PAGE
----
Project NameHarbin Opera House
Architecture PracticeMAD Architects
Area (sqm)Harbin Theater: 79,000 / Harbin Labor Recreation Center: 41,000
|Project Name||Harbin Opera House||Posted in||Cultural||Location||
|Architecture Practice||MAD Architects||Area (sqm)||Harbin Theater: 79,000 / Harbin Labor Recreation Center: 41,000||Completed||2015|
Rising from the wetlands like a sinuous ice formation that has been sculpted over time by wind and water, the Harbin Opera House is undoubtedly a new landmark on the skyline of the Chinese northeastern city of Harbin. Designed by Beijing-based MAD Architects as a creative response “to the force and spirit of the northern city's untamed wilderness and frigid climate", the building is a sculptural tour de force that organically blends into the horizon.
Part of Harbin Cultural Island, a major new arts complex located on the wetlands of the Songhua River, the new Opera House contains three distinct focal spaces that form a three-petalled plan: a grand theater with seating capacity for 1,600, a smaller theater comprised of 400 seats and a large public plaza. All three sections are bound together by an undulating surface composed of smooth white aluminium panels that fluidly wraps around them mirroring the waters of the surrounding marshlands. Meanwhile, the smooth white texture of the billowing shell is juxtaposed with the faceted rooftops that crown the two theater volumes with an array of glass pyramids. The combination of the smooth with the prismatic poetically evokes the snow and the ice that envelope the area in the winter—after all, Harbin is not called the Ice City for nothing.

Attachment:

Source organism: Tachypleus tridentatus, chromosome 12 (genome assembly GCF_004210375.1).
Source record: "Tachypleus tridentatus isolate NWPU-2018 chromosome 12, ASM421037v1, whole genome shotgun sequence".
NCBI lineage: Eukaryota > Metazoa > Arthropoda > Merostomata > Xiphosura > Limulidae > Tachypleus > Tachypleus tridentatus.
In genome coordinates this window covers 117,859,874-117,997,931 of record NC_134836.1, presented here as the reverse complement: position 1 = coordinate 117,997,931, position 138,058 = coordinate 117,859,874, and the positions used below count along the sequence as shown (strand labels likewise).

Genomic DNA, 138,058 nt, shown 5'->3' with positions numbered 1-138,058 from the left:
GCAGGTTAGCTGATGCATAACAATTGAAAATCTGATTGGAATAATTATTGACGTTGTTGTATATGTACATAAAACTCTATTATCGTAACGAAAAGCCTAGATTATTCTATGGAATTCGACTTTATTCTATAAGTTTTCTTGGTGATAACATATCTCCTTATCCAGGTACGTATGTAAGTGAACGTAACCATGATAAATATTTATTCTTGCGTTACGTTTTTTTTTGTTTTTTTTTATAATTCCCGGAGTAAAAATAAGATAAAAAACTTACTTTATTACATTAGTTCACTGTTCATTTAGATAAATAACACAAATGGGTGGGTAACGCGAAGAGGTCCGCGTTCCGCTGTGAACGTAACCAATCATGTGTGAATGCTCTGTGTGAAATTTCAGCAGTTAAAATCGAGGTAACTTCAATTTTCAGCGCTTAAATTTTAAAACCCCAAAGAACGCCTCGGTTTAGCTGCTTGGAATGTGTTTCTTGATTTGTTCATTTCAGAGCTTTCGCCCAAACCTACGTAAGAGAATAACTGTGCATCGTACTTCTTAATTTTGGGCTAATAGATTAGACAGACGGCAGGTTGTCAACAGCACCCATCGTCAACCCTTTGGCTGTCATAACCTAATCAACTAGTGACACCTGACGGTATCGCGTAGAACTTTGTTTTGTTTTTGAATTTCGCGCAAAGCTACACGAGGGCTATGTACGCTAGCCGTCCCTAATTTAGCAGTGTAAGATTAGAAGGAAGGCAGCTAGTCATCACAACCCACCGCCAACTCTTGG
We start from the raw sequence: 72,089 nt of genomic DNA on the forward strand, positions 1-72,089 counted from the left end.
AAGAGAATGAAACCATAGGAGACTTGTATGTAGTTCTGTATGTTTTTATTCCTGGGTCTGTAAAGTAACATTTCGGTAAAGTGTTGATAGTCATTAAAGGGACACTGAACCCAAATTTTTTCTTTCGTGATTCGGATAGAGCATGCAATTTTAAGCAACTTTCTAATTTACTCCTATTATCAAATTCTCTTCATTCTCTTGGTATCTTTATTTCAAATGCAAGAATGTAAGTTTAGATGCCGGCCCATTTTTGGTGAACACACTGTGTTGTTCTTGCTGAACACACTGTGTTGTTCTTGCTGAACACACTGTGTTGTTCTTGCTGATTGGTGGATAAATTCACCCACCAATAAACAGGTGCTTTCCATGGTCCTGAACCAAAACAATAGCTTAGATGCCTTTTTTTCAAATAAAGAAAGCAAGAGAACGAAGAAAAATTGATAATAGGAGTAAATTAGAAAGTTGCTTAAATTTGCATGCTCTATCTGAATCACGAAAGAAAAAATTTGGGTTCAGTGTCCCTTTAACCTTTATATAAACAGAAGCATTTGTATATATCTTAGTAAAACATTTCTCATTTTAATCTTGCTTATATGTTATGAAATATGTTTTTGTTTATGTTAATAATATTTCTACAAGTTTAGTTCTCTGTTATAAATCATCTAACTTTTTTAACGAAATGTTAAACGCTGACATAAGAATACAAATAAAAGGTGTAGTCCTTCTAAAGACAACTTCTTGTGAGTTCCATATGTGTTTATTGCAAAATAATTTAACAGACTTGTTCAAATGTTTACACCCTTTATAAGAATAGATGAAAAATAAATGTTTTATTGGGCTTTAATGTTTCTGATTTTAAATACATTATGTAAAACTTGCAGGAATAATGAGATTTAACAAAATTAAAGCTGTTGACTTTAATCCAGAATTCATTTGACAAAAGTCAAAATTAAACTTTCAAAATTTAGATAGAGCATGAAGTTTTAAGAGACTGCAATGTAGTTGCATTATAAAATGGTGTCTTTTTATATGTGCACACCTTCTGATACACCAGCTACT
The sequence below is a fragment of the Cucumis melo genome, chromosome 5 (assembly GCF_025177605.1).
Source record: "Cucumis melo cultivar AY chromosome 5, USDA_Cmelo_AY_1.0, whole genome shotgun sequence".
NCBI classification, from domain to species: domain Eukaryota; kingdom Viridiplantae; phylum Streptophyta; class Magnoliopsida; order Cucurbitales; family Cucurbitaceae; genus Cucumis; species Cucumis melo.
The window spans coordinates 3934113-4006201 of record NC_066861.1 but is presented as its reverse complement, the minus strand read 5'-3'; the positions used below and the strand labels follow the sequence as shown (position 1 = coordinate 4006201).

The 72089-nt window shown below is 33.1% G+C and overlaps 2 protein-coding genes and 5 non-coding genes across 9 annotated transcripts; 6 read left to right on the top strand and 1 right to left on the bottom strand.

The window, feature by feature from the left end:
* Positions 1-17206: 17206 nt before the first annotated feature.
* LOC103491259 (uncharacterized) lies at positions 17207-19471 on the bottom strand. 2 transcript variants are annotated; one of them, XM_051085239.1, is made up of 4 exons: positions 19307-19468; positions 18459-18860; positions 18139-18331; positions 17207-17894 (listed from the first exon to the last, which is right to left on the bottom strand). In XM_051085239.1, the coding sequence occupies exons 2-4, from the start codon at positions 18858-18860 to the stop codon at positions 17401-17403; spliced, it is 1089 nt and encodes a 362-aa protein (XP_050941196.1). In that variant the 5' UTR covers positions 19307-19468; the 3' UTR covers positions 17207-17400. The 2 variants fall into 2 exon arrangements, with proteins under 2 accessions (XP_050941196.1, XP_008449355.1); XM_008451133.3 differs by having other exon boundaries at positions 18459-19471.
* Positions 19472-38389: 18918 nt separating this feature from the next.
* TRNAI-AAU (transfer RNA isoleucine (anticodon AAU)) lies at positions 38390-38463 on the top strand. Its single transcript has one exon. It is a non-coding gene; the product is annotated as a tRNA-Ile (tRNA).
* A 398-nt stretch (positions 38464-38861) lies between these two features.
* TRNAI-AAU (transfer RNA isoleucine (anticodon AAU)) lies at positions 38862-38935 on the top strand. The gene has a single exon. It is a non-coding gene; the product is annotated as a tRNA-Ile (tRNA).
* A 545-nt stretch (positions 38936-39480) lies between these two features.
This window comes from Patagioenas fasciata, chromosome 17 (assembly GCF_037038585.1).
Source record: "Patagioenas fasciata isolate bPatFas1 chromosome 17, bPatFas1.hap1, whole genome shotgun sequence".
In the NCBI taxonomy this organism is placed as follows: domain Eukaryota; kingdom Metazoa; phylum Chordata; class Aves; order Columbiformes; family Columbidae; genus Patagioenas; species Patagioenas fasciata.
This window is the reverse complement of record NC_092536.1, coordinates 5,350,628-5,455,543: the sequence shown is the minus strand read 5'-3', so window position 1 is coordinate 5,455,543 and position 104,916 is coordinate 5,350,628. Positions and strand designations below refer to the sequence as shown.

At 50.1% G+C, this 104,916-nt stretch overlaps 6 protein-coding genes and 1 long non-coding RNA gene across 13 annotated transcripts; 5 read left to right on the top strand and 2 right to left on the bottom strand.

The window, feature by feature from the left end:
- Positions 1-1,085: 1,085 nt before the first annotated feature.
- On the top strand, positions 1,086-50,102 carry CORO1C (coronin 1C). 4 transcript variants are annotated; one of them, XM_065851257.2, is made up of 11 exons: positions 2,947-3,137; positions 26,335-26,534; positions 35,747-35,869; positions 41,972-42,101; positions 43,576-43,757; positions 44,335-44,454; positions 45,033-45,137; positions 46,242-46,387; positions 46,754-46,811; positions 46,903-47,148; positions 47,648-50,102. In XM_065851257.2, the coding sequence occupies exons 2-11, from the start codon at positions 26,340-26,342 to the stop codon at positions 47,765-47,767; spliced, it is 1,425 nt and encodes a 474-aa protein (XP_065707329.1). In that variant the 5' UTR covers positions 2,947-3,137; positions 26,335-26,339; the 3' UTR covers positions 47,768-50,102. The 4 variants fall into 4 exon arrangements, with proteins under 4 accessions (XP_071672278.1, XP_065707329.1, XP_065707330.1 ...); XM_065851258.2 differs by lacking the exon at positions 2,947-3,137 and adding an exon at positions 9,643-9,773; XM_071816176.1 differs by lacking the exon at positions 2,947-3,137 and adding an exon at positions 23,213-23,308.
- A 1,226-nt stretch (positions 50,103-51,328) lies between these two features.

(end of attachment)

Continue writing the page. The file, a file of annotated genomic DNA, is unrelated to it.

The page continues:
The exterior’s fluidity is also predominant in the interior spaces. Upon entering the grand day lit lobby, you’re mesmerized by the billowing form of the lattice structure below the atrium roof and the immense wooden mass that contains the opera. Sculpted from Manchurian Ash that elicits a warmth that is sorely needed in the ice-white interior, the sculptural volume of the opera is designed as per the architects to emulate “a wooden block that has been gently eroded away”. The sinuous wooden skin is also used inside the theater where it wraps around the stage and seating, all the way to the ceiling where, at the back, it surprisingly incorporates a skylight.
In contrast to the opera’s introverted design, the smaller theater opens up to the exterior through a soundproofed glass wall that acts as the stage’s backdrop providing spectacular views. Although rectangular in plan, the space is far from regular as it features undulating walls, their ripples made all the more dramatic by the daylight flooding in through the glass façade.
While the public plaza provides ample space for outdoor activities and performances, the architects have also designed a second exterior performance space located on top of the main volume. Accessible through curving paths along the building’s mass and open to the general public, the space, which doubles as an observation platform with views of both the city skyline and the surrounding marshlands, truly epitomizes MAD Architect’s philosophy of treating architecture as landscape.